Her journalism career is documented by typescripts, photocopies, and clippings of her columns, as well as a small amount of correspondence. Of note are two undated letters from Cunningham to an unidentified individual that describe her early days with the Courier, as well as a small exchange (two letters) in 1957 with a reporter in Johannesburg, South Africa. Cunningham's notebooks include one dedicated to coverage of Martin Luther King Jr. and two devoted to the legal proceedings resulting from the Montgomery Bus Boycott.


Cunningham's notebook for her
coverage of legal proceedings regarding
the Montgomery Bus Boycott, 1956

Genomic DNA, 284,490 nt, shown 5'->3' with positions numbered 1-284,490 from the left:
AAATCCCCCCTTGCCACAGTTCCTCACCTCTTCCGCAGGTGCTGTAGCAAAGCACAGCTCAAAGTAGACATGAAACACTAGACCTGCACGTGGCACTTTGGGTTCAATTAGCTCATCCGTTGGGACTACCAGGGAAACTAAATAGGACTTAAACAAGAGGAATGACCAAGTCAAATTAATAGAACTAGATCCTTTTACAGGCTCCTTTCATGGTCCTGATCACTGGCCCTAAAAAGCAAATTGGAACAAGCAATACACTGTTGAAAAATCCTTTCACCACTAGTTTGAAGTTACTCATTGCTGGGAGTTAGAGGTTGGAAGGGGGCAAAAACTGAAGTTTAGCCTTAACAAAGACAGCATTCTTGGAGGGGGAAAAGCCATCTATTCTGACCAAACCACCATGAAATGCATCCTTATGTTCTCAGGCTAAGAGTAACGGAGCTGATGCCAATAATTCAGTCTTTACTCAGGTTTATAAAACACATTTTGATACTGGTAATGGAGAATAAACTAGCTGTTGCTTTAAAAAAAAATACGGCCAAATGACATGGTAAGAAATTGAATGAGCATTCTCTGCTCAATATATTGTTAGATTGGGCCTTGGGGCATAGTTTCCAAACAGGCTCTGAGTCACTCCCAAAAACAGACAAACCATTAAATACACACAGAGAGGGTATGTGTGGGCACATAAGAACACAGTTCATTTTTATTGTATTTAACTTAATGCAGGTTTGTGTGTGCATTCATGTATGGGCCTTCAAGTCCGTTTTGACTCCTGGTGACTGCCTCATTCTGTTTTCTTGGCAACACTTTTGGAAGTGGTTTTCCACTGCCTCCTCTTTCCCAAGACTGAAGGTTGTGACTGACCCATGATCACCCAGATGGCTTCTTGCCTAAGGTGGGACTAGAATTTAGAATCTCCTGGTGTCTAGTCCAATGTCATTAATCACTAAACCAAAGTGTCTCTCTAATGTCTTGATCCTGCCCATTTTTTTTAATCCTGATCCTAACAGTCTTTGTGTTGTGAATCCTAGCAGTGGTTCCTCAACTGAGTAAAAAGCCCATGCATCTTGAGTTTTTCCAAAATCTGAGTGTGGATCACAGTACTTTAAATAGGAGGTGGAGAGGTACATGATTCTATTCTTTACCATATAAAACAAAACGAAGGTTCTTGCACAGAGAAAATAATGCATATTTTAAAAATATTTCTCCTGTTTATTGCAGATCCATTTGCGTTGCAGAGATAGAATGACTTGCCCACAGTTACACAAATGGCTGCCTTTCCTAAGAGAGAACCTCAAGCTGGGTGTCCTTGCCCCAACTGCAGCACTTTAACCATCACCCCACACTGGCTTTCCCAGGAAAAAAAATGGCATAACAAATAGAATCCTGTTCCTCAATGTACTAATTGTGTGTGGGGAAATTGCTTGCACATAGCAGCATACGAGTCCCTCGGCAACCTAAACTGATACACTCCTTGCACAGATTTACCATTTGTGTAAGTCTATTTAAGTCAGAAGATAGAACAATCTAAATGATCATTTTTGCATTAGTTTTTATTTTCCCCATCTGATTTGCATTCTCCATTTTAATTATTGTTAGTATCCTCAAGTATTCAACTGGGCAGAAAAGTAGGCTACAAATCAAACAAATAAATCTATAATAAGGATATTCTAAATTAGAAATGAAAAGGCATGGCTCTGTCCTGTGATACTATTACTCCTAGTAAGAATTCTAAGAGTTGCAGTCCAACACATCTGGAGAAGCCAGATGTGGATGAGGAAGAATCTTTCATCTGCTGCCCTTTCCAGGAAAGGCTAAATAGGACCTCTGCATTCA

The collection also includes materials related to Cunningham's appointment as Special Assistant to New York Governor Nelson Rockefeller and Director of the Women's Unit of the State of New York, as well as her service to Rockefeller while he was Vice President. Cunningham's civic involvement in such organizations as the Apollo Theater Foundation, the Harlem Congregation for Community Improvement, the Louis Armstrong Educational Foundation, the New York Coalition of 100 Black Women, and others is documented through correspondence, photographs, minutes, programs, and reports.

Posted by Christopher Harter

(Images from the Evelyn Cunningham Papers. May not be reproduced without permission.)

Friday, December 2, 2011

Reading Room Closed December 8-9

The Center's Reading Room will close at 3:00 pm on Thursday, December 8 in preparation for the Center's Board of Directors meeting the next day. The Reading Room will reopen at 8:30 am on Monday, December 12. Be sure to check the Center's website for our holiday hours.